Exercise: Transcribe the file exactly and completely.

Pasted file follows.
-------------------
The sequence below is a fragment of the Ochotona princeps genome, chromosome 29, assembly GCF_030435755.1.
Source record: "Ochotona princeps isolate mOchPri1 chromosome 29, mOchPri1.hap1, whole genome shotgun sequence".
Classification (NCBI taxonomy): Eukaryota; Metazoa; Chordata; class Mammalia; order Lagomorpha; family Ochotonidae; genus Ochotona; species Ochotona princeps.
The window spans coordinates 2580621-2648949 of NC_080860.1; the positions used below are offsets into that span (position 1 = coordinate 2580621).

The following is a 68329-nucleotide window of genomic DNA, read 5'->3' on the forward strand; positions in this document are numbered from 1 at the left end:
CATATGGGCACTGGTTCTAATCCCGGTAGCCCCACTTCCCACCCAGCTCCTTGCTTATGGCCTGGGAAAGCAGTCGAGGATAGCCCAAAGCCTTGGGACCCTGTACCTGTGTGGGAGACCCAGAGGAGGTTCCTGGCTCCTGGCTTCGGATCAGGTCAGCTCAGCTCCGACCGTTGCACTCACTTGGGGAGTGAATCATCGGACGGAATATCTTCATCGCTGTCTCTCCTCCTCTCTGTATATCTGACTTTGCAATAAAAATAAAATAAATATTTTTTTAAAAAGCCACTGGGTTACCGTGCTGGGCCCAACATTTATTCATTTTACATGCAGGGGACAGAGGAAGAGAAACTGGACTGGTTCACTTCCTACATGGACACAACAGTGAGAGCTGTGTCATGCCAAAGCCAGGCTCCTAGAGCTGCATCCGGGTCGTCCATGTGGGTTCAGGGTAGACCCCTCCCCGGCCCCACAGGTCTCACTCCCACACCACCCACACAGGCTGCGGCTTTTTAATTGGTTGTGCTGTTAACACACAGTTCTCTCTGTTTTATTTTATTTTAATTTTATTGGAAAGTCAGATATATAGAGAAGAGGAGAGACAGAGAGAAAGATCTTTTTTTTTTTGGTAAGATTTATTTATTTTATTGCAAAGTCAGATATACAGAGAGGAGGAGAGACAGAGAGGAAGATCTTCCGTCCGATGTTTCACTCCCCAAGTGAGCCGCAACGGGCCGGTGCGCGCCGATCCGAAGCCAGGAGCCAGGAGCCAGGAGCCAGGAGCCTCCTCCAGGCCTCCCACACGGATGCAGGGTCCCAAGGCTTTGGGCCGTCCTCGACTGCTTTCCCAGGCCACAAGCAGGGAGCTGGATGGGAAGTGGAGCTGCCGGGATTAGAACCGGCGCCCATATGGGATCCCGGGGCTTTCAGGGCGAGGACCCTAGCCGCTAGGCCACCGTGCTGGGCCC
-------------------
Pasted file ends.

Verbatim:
The sequence below is a fragment of the Ochotona princeps genome, chromosome 29, assembly GCF_030435755.1.
Source record: "Ochotona princeps isolate mOchPri1 chromosome 29, mOchPri1.hap1, whole genome shotgun sequence".
Classification (NCBI taxonomy): Eukaryota; Metazoa; Chordata; class Mammalia; order Lagomorpha; family Ochotonidae; genus Ochotona; species Ochotona princeps.
The window spans coordinates 2580621-2648949 of NC_080860.1; the positions used below are offsets into that span (position 1 = coordinate 2580621).

The following is a 68329-nucleotide window of genomic DNA, read 5'->3' on the forward strand; positions in this document are numbered from 1 at the left end:
CATATGGGCACTGGTTCTAATCCCGGTAGCCCCACTTCCCACCCAGCTCCTTGCTTATGGCCTGGGAAAGCAGTCGAGGATAGCCCAAAGCCTTGGGACCCTGTACCTGTGTGGGAGACCCAGAGGAGGTTCCTGGCTCCTGGCTTCGGATCAGGTCAGCTCAGCTCCGACCGTTGCACTCACTTGGGGAGTGAATCATCGGACGGAATATCTTCATCGCTGTCTCTCCTCCTCTCTGTATATCTGACTTTGCAATAAAAATAAAATAAATATTTTTTTAAAAAGCCACTGGGTTACCGTGCTGGGCCCAACATTTATTCATTTTACATGCAGGGGACAGAGGAAGAGAAACTGGACTGGTTCACTTCCTACATGGACACAACAGTGAGAGCTGTGTCATGCCAAAGCCAGGCTCCTAGAGCTGCATCCGGGTCGTCCATGTGGGTTCAGGGTAGACCCCTCCCCGGCCCCACAGGTCTCACTCCCACACCACCCACACAGGCTGCGGCTTTTTAATTGGTTGTGCTGTTAACACACAGTTCTCTCTGTTTTATTTTATTTTAATTTTATTGGAAAGTCAGATATATAGAGAAGAGGAGAGACAGAGAGAAAGATCTTTTTTTTTTTGGTAAGATTTATTTATTTTATTGCAAAGTCAGATATACAGAGAGGAGGAGAGACAGAGAGGAAGATCTTCCGTCCGATGTTTCACTCCCCAAGTGAGCCGCAACGGGCCGGTGCGCGCCGATCCGAAGCCAGGAGCCAGGAGCCAGGAGCCAGGAGCCTCCTCCAGGCCTCCCACACGGATGCAGGGTCCCAAGGCTTTGGGCCGTCCTCGACTGCTTTCCCAGGCCACAAGCAGGGAGCTGGATGGGAAGTGGAGCTGCCGGGATTAGAACCGGCGCCCATATGGGATCCCGGGGCTTTCAGGGCGAGGACCCTAGCCGCTAGGCCACCGTGCTGGGCCC